In Dave's opinion, it's not the music, although he'll be the first to say that it helps. But in Dave's opinion, it's something a little bit more... spiritual.

-->quote about how faith has helped him<--

Mike _______ has always had trouble saying no.

-->still have to get the interview<--

When they ask Mike to do solos at choir practice, he says yes. When they ask him to help varnish a door, he says yes. When they ask him to help with an Easter play at a local church, he says yes. Mike calls this a problem.

-->quote about how he can't say no<--

At least now Mike is saying yes to choir solos and church plays, which most would argue is better than what he was previously saying yes to.

At choir practice Mike sits in the very last row, leaning back in his chair with his legs spread, looking like he owns the place. He appears to be one of the troublemakers of the group. He sings "mi mi mi" loudly and off-key. He yells to his buddies from across the room. He says things like "This goes out to all my native friends" and "that was worse than my best day drunk."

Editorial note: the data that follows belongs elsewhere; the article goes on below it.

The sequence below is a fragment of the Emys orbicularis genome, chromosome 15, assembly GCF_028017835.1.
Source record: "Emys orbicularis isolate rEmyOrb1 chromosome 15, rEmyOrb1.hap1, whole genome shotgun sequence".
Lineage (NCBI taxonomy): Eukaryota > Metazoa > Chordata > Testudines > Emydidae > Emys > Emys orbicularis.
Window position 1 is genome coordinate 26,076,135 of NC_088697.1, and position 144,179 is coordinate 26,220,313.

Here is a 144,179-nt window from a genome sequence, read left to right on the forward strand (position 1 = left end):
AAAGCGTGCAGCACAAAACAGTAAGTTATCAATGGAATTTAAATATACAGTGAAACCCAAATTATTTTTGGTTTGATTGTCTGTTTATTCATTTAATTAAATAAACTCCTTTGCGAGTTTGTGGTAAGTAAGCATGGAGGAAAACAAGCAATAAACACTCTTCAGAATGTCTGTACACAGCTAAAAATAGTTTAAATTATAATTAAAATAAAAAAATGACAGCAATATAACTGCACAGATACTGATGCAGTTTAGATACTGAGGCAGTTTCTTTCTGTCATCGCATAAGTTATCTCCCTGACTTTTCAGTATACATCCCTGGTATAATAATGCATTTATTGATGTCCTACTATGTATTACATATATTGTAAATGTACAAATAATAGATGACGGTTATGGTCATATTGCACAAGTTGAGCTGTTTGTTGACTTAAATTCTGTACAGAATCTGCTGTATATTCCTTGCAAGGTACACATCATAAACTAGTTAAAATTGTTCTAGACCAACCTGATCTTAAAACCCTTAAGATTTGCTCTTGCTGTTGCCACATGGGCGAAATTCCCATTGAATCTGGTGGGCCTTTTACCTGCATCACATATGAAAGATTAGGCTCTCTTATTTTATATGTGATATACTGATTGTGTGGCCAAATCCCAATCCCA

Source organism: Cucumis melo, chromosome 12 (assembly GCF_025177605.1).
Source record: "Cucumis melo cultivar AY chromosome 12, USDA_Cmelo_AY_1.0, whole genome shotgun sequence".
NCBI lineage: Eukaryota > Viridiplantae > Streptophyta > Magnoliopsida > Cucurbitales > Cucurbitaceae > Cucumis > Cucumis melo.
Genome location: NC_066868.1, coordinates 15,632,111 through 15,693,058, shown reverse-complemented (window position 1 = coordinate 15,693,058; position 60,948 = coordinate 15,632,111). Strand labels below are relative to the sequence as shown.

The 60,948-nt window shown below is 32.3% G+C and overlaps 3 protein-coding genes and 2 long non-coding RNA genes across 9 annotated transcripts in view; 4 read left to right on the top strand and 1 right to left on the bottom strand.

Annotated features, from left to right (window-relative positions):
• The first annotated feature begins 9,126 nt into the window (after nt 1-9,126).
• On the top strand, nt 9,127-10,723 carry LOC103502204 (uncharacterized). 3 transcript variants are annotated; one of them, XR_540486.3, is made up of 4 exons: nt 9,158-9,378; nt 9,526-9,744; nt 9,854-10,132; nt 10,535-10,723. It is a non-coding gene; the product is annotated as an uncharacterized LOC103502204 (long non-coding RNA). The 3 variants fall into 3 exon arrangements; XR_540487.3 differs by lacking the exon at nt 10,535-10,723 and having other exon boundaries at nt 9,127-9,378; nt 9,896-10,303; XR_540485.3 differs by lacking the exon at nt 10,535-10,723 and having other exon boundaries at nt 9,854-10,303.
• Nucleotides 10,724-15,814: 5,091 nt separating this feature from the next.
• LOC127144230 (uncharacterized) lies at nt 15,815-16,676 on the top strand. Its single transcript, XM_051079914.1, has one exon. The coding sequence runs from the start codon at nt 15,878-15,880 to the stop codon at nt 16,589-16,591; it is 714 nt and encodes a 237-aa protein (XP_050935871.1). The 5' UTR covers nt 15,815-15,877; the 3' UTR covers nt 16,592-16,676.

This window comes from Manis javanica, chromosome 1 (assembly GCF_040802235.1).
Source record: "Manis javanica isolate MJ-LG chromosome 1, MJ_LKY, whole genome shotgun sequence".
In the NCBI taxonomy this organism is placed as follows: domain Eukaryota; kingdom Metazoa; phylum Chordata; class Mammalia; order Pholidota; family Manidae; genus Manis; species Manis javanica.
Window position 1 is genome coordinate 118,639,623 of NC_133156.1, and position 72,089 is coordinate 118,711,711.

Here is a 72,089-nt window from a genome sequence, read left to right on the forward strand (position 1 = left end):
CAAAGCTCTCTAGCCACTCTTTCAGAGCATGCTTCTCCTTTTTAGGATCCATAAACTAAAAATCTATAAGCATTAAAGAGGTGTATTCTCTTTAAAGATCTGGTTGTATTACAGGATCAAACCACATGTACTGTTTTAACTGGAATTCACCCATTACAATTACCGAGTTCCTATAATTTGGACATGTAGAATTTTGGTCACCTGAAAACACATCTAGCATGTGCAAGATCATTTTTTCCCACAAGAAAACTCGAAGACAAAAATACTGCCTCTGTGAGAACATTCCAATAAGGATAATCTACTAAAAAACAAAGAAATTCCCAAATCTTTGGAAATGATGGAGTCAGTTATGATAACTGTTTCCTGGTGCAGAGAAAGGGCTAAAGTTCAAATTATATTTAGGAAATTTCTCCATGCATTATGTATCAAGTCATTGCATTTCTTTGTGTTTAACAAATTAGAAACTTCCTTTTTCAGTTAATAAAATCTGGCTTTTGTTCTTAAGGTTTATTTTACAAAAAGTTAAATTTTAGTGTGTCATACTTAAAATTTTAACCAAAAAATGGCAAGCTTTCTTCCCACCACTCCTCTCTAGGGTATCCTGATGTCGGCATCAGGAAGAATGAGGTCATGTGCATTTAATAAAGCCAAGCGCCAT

A new song begins and Dave is conducting with his flaming arms.

He was pierced for our transgressions
He was crushed for our sins
The punishment that brought us peace
Was upon him
And by his wounds, by his wounds
We are healed

The song then goes into a well-known hymn.

What can wash away my sin?
Nothing but the blood of Jesus

The voices fade out and when I finish frantically writing the words to the song in my notes, I scribble in the margin. "It's hard not to get emotional."

When the call goes out for the day's soloists, Shawn calls out from the back. "Mike ______, get up there."

Mike puts up a pretense of refusing with an embarrassed "oh my gosh." He is already getting out of his chair.

He stands with two of the other guys at the front. Nona hands him his mic and almost hits him in the face. Mike, never one to miss an opportunity, stumbles back and says dramatically-- and loudly, might I add-- "It's all right! I'm okay."